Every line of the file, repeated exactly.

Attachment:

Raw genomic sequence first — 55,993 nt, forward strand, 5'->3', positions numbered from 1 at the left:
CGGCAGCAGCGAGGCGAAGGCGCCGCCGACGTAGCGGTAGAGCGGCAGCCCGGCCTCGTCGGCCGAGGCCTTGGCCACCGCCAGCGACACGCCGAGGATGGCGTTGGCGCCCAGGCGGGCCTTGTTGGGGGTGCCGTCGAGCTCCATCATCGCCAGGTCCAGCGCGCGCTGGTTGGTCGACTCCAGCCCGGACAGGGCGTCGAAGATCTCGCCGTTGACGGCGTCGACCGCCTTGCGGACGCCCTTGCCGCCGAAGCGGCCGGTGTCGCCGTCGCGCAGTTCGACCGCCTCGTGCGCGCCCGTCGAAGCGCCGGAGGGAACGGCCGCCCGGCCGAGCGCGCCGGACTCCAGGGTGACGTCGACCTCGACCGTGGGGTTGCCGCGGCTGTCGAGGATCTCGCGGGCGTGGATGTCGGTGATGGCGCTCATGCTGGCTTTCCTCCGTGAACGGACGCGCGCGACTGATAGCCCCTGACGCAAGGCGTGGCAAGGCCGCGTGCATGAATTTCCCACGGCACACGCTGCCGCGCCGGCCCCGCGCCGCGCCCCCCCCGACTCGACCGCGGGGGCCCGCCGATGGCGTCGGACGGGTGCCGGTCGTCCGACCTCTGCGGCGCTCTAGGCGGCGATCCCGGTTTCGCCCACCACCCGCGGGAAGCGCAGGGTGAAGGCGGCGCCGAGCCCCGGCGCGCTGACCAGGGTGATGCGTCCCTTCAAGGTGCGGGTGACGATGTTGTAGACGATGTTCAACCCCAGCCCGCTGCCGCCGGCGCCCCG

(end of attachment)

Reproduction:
Raw genomic sequence first — 55,993 nt, forward strand, 5'->3', positions numbered from 1 at the left:
CGGCAGCAGCGAGGCGAAGGCGCCGCCGACGTAGCGGTAGAGCGGCAGCCCGGCCTCGTCGGCCGAGGCCTTGGCCACCGCCAGCGACACGCCGAGGATGGCGTTGGCGCCCAGGCGGGCCTTGTTGGGGGTGCCGTCGAGCTCCATCATCGCCAGGTCCAGCGCGCGCTGGTTGGTCGACTCCAGCCCGGACAGGGCGTCGAAGATCTCGCCGTTGACGGCGTCGACCGCCTTGCGGACGCCCTTGCCGCCGAAGCGGCCGGTGTCGCCGTCGCGCAGTTCGACCGCCTCGTGCGCGCCCGTCGAAGCGCCGGAGGGAACGGCCGCCCGGCCGAGCGCGCCGGACTCCAGGGTGACGTCGACCTCGACCGTGGGGTTGCCGCGGCTGTCGAGGATCTCGCGGGCGTGGATGTCGGTGATGGCGCTCATGCTGGCTTTCCTCCGTGAACGGACGCGCGCGACTGATAGCCCCTGACGCAAGGCGTGGCAAGGCCGCGTGCATGAATTTCCCACGGCACACGCTGCCGCGCCGGCCCCGCGCCGCGCCCCCCCCGACTCGACCGCGGGGGCCCGCCGATGGCGTCGGACGGGTGCCGGTCGTCCGACCTCTGCGGCGCTCTAGGCGGCGATCCCGGTTTCGCCCACCACCCGCGGGAAGCGCAGGGTGAAGGCGGCGCCGAGCCCCGGCGCGCTGACCAGGGTGATGCGTCCCTTCAAGGTGCGGGTGACGATGTTGTAGACGATGTTCAACCCCAGCCCGCTGCCGCCGGCGCCCCG